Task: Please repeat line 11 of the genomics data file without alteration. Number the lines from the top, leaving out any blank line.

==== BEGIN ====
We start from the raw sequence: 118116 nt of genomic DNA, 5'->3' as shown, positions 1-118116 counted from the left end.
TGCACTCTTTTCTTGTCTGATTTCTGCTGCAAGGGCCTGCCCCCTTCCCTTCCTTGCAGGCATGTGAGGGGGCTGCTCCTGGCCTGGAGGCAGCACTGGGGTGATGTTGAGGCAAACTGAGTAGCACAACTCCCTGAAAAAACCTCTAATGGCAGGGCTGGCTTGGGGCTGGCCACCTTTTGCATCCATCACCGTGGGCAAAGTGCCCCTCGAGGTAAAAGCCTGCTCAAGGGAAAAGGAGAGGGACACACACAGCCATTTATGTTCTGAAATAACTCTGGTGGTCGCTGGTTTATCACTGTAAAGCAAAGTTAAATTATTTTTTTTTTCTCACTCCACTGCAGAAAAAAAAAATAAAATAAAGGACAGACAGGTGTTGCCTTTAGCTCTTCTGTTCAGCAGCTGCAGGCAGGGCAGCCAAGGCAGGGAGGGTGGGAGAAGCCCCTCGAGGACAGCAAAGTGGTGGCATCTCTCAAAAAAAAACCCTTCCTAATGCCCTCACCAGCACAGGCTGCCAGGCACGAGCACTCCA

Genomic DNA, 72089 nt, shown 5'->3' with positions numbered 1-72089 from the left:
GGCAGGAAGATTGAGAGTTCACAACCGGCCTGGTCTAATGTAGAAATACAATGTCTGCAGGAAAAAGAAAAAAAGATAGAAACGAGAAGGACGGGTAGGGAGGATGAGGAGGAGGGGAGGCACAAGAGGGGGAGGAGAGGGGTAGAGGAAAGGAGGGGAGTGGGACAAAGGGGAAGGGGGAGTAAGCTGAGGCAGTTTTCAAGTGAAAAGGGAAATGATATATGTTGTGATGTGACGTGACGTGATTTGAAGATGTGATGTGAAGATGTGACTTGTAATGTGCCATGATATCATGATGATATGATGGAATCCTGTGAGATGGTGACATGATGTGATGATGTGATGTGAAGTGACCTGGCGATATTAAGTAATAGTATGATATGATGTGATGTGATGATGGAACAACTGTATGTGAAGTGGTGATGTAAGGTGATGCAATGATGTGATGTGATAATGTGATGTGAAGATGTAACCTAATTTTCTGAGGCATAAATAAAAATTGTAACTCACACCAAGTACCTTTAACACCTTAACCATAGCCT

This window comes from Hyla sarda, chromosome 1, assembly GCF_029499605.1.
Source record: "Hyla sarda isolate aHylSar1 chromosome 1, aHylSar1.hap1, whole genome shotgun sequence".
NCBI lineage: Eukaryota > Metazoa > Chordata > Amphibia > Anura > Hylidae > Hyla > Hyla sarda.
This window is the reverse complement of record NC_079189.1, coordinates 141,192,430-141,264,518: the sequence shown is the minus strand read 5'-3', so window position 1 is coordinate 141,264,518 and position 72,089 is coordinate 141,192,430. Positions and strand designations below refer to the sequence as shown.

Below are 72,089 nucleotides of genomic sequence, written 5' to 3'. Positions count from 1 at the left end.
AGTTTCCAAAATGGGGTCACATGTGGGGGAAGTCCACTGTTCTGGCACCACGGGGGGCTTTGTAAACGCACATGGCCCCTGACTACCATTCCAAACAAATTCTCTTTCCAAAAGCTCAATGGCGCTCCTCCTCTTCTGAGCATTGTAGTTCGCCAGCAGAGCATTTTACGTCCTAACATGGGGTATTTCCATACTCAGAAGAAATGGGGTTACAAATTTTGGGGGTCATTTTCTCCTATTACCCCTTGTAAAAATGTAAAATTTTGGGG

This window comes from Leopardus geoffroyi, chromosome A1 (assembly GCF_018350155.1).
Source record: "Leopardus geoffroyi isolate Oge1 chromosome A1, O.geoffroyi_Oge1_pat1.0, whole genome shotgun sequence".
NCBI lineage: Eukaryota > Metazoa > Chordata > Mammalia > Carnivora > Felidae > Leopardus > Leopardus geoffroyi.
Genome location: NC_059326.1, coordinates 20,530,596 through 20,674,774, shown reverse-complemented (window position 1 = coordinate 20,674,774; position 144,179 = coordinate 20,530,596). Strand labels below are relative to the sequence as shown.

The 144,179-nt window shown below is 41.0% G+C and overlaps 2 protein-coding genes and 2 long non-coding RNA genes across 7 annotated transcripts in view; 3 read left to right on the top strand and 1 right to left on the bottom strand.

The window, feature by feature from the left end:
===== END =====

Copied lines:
This window comes from Leopardus geoffroyi, chromosome A1 (assembly GCF_018350155.1).